Malaysia calls for different LNG pricing

Apr 14, 1997 02:00 AM

Malaysia calls for an ecological premium to be incorporated into future contracts for LNG to reflect its status as a clean fuel requiring huge up-front development costs. "We need to give value to gas as an environmentally friendly fuel," Hassan Marican, president of Malaysia's state oil company Petronas, told. Hassan said he was not urging a renegotiation of current long-term contracts, only that future deals take LNG's status as a clean fuel into account.
Developing plants and tankers to ship LNG around Asia was much more costly than the relatively simpler pipeline technology used in North America and Europe, he said. "I totally agree," the newly-elected SPE President DeAnn Craig said, who added that coal, while cheaper, creates twice as much carbon dioxide emissions as LNG. Environmental ministers will be debating possible caps on carbon dioxide emissions at a meeting in Kyodo later this year.
In his opening address to the conference, Hassan said a balanced solution needed to be found on a price formula for LNG that is acceptable to both buyers and sellers. "A compromised win-win solution is needed," he said.
The development of new grass roots LNG projects require advanced long-term planning on technology and commerciality in pacts between gas producers, sellers and buyers, he said. "While progress has been made on the technology front, there has not been any common approach to finding a solution on the commercial front, particularly the price issue," he said. "The cost of exploiting and developing gas resources has been escalating but gas prices have not kept pace with this increase. In fact, gas prices in real terms, have actually decreased," Hassan said.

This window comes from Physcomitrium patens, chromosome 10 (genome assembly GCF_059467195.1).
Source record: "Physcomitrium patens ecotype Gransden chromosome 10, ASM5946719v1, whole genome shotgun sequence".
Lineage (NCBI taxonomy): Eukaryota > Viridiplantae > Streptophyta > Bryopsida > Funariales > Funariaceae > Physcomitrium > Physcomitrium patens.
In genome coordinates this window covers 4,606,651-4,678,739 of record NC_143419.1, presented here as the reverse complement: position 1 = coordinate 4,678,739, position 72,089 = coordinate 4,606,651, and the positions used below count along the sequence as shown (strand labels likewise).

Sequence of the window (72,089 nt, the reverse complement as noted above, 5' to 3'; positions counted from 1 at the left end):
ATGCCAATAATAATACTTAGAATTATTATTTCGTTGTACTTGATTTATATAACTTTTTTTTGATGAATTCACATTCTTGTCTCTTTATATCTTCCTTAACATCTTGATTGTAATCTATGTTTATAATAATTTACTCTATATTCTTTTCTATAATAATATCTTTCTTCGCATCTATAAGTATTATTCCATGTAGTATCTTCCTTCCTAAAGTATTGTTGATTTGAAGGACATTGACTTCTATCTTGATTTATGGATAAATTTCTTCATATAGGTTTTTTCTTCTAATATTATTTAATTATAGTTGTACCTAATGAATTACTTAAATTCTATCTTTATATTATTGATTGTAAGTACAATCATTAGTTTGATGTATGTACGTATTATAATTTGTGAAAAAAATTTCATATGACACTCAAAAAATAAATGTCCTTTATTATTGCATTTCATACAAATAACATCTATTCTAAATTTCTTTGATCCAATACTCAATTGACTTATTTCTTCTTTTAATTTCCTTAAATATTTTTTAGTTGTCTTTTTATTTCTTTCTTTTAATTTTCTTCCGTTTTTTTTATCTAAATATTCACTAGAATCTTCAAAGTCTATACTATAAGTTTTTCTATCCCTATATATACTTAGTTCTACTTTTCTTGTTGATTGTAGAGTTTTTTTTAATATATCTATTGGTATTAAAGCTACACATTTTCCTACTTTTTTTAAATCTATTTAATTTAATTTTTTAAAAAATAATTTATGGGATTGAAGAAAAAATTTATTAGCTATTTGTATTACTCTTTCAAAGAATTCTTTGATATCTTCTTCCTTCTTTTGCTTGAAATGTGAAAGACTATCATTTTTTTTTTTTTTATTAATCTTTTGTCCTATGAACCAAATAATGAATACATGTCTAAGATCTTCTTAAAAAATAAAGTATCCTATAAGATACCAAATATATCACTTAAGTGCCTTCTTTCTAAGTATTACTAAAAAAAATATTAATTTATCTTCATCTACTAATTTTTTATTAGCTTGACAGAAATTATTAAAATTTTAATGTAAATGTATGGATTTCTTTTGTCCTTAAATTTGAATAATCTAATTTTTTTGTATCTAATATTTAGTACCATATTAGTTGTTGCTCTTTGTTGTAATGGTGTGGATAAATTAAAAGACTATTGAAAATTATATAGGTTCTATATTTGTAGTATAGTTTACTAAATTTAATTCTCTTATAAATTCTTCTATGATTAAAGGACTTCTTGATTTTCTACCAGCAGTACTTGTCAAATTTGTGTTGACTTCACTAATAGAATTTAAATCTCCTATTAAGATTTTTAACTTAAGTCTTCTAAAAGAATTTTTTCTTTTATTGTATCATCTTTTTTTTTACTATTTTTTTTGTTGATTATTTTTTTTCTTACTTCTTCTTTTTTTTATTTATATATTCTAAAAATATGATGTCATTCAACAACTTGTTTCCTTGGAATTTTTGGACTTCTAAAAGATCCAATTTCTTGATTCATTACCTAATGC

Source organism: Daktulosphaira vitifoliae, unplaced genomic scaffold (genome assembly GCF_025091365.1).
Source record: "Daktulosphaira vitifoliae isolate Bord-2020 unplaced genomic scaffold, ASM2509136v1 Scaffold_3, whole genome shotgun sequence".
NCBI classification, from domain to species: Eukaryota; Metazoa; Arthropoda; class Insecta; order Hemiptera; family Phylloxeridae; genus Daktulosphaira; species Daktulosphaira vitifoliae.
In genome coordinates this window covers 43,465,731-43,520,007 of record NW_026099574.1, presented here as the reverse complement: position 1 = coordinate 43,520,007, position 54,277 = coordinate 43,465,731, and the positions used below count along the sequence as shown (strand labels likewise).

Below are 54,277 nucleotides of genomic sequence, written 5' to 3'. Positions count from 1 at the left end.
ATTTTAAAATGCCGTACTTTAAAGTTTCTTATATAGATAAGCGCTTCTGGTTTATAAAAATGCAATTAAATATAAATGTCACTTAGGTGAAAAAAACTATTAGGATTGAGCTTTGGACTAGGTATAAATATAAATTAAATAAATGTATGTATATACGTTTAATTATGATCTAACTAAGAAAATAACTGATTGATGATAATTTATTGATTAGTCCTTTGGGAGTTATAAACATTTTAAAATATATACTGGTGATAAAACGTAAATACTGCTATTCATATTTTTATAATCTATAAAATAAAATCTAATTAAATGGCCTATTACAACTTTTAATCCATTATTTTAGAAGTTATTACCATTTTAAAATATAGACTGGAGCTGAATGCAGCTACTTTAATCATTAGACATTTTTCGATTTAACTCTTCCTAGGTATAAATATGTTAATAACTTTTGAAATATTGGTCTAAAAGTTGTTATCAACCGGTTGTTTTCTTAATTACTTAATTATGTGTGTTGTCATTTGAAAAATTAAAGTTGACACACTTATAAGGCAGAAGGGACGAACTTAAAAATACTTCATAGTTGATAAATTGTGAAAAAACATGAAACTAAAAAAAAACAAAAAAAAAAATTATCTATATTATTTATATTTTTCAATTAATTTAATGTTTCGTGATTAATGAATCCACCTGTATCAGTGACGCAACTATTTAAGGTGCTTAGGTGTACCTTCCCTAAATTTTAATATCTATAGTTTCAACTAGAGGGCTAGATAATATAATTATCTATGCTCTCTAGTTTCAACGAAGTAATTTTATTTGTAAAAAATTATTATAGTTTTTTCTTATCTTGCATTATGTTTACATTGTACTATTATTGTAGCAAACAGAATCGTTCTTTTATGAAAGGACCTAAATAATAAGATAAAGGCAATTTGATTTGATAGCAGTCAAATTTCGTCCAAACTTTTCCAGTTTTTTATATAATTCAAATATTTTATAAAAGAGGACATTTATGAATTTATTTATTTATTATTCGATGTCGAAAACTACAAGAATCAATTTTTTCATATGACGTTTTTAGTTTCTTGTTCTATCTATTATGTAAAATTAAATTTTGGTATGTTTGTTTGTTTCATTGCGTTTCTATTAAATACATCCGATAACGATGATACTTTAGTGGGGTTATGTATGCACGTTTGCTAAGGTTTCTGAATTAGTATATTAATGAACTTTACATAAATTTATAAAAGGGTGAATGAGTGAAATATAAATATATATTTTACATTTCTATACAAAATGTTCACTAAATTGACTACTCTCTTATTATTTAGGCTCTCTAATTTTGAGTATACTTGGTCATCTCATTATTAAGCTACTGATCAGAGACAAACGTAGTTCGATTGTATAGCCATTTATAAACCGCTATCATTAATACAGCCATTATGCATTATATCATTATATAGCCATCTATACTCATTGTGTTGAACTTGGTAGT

LNG prices are now determined under a "crude cocktail" based on the price of various kinds of crudes in Japan. Although oil demand is projected to continue to grow in absolute terms, the increased utilisation of gas is expected to reduce oil's share in the energy mix. The petroleum industry has to contend with the problem of balancing lower oil prices with ever-increasing development and operating costs, Hassan said. "Adding to the impending supply crunch is the region's maturing acreages and decreasing prospectivity. Exploration activities have resulted in new discoveries but these are usually smaller and thus more expensive to develop." Increased domestic use in big Asian producers such as Malaysia and Indonesia have diverted exports to the home markets, he added.
The region's gas reserves of 341 tcf are expected to last 47 years. Malaysia has the largest proven gas reserves in Asia with 68 tcf.

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